Scientific reports, 03 April 2018, Vol.8(1), pp.5527
Due to the highly invasive nature of Glioblastoma (GB), complete surgical resection is not feasible, while motile tumour cells are often associated with several specific brain structures that enhance treatment-resistance. Here, we investigate the therapeutic potential of Disulfiram and Carbenoxolone, that inhibit two distinct interactions between GB and the brain tissue microenvironment: stress-induced cell-matrix adhesion and gap junction mediated cell-cell communication, respectively. Increase in cell numbers of tumour-initiating cells, which are cultured in suspension as cell clusters, and adherent differentiated cells can be blocked to a similar extent by Carbenoxolone, as both cell populations form gap junctions, but the adherent differentiated cells are much more sensitive to Disulfiram treatment, which - via modulation of NF-κB signalling - interferes with cell-substrate adhesion. Interestingly, inducing adhesion in tumour-initiating cells without differentiating them does not sensitize for Disulfiram. Importantly, combining Disulfiram, Carbenoxolone and the standard chemotherapeutic drug Temozolomide reduces tumour size in an orthotopic mouse model. Isolating GB cells from their direct environment within the brain represents an important addition to current therapeutic approaches. The blockage of cellular interactions via the clinically relevant substances Disulfiram and Carbenoxolone, has distinct effects on different cell populations within a tumour, potentially reducing motility and/or resistance to apoptosis.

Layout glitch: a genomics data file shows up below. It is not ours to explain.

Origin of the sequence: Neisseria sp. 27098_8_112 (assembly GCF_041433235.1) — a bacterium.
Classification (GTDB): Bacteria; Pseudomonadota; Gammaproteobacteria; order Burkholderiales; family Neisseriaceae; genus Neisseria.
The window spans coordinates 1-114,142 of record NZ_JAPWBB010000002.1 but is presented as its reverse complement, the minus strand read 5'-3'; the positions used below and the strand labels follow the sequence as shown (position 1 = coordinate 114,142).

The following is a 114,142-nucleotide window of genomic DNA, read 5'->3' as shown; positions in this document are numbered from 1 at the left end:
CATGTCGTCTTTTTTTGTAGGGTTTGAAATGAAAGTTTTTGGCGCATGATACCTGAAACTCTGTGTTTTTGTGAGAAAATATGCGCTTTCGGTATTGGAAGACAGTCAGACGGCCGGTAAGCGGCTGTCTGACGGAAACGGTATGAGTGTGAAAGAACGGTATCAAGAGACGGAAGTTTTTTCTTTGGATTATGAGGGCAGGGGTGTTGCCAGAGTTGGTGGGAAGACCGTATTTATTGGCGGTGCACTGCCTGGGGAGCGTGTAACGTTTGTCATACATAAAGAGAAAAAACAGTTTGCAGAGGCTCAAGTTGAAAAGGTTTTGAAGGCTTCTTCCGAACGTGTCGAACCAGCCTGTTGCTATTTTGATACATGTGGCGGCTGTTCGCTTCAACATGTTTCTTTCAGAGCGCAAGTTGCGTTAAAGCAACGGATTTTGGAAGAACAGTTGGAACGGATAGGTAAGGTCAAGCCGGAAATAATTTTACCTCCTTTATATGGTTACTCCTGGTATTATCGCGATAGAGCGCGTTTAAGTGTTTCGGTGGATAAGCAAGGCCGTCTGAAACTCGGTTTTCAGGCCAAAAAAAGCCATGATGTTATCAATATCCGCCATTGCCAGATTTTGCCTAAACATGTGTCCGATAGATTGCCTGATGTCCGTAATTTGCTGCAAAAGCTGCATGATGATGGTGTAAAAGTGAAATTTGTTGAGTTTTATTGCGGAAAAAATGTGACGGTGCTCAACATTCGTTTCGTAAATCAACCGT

Brain Neoplasms -- Drug Therapy ; Carbenoxolone -- Pharmacology ; Disulfiram -- Pharmacology ; Glioblastoma -- Drug Therapy ; Neoplastic Stem Cells -- Drug Effects ; Tumor Microenvironment -- Drug Effects
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